Buried Truth of the Maya (2019) - full transcript

Maya legend tells us that there is a hidden underground cave below Chichen Itza, now high tech archaeologists are here to find the buried truth.

Corey jaskolski: On a scale
from one to ten,

If those anomalies
are voids or passageways,

It's an absolute ten.

Narrator: A revolution
in technology

Is opening up a golden age
of archaeological discovery.

Corey: This is it,
this hole here drops off

A good 60 feet deep,
totally fatal to fall down.

Guillermo "memo" de anda:
Let's do it.

And national geographic
has exclusive access

To document
this groundbreaking journey.

Corey: Anytime you do a dive
with a bunch of new technology

And you come back with all the
technology, that's a win, right?

This team of explorers,

Led by one of the world's
foremost experts on the maya,

Are embarking on
an unprecedented expedition...

Chris millbern:
I'm definitely seeing stuff.

I'm pretty wildly excited
right now.

Narrator: ...On a quest
to stare deep underneath

The hallowed grounds
of chichén itzá...

Using lasers, drones,
and digital 3d modeling.

Corey: That's a big anomaly that
I didn't expect to be there.

Narrator: All in an effort
to unearth

One of the world's
most epic mysteries

Beneath one of the greatest

The buried truth of the maya.

65 million years ago,

An asteroid
careened toward earth,

And smashed into
mexico's yucatán peninsula.

Its apocalyptic impact
wiped out the dinosaurs

And killed 75%
of all life on earth.

Over time
thousands of sinkholes

And underground caverns formed

Through the cracks
in the limestone.

Filled with water,
these cenotes set the stage

For life to take hold
once more.

Many millions of years later,
a highly advanced civilization

Formed around
these water sources.

This life-sustaining resource
fueled the rise of the maya,

The largest civilization in the
western hemisphere at the time.

One of the most central
and sacred sites

In the entire maya kingdom
was called...

Chichén itzá.

Memo: Maya is a fascinating

They're in the middle
of the jungle,

They were so wise,
they did astronomical science,

And they do sacrifices
or they do offerings into caves.

Narrator: Perhaps
the ancient maya understood

This region's cataclysmic past.

Because they also thought
that to bring about water,

And life itself,

Chaac, the maya god of rain,

Required offerings
such as jewels, bloodletting,

And sometimes human sacrifice.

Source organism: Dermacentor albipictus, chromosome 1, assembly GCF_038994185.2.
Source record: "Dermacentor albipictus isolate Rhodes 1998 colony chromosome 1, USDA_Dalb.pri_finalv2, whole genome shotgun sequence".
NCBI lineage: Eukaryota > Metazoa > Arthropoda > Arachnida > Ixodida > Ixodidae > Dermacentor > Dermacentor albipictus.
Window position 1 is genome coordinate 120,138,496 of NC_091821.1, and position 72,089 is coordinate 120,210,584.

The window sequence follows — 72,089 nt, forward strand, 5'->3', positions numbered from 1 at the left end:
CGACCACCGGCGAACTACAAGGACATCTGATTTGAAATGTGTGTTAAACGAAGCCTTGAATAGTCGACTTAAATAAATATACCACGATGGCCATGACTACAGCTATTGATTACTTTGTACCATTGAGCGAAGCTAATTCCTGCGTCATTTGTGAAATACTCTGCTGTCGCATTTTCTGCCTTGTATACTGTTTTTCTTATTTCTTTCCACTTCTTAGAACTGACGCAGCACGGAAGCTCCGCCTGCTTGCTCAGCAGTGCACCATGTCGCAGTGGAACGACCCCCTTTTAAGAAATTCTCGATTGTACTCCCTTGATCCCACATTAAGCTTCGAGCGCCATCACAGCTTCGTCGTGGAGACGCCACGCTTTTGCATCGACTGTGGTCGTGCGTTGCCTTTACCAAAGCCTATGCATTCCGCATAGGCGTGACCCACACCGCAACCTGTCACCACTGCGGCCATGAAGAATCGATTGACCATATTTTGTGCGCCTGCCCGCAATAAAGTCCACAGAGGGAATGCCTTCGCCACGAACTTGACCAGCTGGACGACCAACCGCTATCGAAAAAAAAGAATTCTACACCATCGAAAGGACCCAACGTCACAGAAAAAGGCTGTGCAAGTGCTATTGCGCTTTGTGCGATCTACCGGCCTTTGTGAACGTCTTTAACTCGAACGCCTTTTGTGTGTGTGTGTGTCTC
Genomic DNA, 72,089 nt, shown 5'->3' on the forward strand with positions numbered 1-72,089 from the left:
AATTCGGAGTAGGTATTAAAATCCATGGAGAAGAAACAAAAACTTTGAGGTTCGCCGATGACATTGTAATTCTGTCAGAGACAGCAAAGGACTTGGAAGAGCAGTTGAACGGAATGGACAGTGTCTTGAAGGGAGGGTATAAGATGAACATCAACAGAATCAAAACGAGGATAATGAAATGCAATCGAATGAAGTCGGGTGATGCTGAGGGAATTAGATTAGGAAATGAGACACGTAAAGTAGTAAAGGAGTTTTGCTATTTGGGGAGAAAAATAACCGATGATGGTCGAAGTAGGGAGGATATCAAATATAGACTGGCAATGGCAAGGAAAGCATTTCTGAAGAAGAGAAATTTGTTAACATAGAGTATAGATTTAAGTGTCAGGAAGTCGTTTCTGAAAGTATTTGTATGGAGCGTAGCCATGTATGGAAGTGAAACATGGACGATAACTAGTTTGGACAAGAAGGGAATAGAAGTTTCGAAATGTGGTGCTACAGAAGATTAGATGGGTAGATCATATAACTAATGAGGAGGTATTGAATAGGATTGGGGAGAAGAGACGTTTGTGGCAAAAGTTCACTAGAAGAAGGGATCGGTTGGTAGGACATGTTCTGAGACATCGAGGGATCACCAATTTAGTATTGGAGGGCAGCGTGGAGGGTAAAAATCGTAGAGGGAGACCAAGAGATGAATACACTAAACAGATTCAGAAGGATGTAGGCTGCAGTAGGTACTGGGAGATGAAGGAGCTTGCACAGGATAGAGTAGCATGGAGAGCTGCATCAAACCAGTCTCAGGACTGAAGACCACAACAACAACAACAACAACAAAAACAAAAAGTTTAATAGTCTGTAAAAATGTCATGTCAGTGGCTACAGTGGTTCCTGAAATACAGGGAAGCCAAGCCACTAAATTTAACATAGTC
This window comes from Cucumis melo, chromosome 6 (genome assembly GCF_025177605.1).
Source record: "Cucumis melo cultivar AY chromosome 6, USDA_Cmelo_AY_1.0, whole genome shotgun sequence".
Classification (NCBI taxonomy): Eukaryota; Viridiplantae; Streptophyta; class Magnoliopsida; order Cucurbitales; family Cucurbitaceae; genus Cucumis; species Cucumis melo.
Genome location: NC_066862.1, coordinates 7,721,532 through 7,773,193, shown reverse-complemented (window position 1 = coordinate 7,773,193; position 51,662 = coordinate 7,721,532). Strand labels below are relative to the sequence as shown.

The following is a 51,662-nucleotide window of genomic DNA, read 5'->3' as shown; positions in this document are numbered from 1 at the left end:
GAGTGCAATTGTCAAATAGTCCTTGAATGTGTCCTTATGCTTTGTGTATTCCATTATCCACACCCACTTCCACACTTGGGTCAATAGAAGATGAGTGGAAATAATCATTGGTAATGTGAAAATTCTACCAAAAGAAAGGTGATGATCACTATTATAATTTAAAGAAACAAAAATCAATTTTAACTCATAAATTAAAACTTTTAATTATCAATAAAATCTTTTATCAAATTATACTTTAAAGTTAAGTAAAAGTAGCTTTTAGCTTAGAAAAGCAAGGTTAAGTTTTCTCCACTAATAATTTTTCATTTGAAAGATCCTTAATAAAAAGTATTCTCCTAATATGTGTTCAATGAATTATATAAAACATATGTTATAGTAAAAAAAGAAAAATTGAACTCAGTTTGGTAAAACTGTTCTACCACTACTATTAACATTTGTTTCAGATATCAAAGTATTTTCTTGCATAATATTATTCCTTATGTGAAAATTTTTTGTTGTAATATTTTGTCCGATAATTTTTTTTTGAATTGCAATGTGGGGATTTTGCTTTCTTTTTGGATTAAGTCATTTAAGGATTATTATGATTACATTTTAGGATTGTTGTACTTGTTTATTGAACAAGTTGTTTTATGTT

Memo: Scholars have said
that this is the place

To deposit the hearts
of victims.

Narrator: Today,
we're in a rare moment

Of archaeological discovery in
the world of the ancient maya.

Recent scientific surveys
suggest that the maya

Could have built
secret underground tunnels

And chambers
beneath chichén itzá.

According to maya folklore,
the most sacred cave,

Possibly full of generations
worth of jewels, gold, bones,

And other lost treasures
sacrificed to the gods,

Could lie beneath one of their
holiest temples, el castillo.

But to this day,
this underground cave remains

One of the greatest
unsolved mysteries

At the heart of chichén itzá.

Finding an entrance
into this potential crypt

Under el castillo

Would be one of
the biggest discoveries

Of the 21st century,

And could yield
untold discoveries

And archaeological treasures.

Corey: This is a massive cavern.

Chris: Yeah, no, that's huge.

Corey: Memo!
Memo: Hey, what's up?

Chris: Hey, man!

Corey: How's it going?
Good, buddy. Good to see you.

Chris: Long time no see, man!

Narrator: Uncovering it
is bringing two teams

Of archaeologists and
technologists together.

Chris: Hey, we got
something to show you.

Corey: Yeah, yeah.
Check this out.

Narrator: Guillermo de anda,
aka "memo,"

Is an inah archaeologist,
a national geographic explorer,

And one of the world's foremost
experts on maya archaeology

And their underground secrets.

Memo: I have been told
for years in this area

That there is a huge cavern
beneath el castillo.

We know that caves have
this big preservation factor.

It's going to be big news
for the world,

It's going to be
big news for mayanists,

If we find a way to get into
the cave beneath el castillo.

Corey: This is from the droning,
the lidar and the camera work

Around el castillo.

Memo: This is an amazing model,
huh? The detail.

Corey: Yeah, it's really
coming together, hey?

Narrator: Joining memo is the
pioneering technology company

Virtual wonders.

Together, they're creating
a high-tech 3d model

Of chichén itzá, in the hopes
of pinpointing an entrance

Into the hidden well
beneath the central pyramid.

Corey: My name is
corey jaskolski.

At virtual wonders I'm
the chief technology officer,

So, responsible for getting
all these crazy technologies

To work and come together
and play well in the field.

Virtual wonders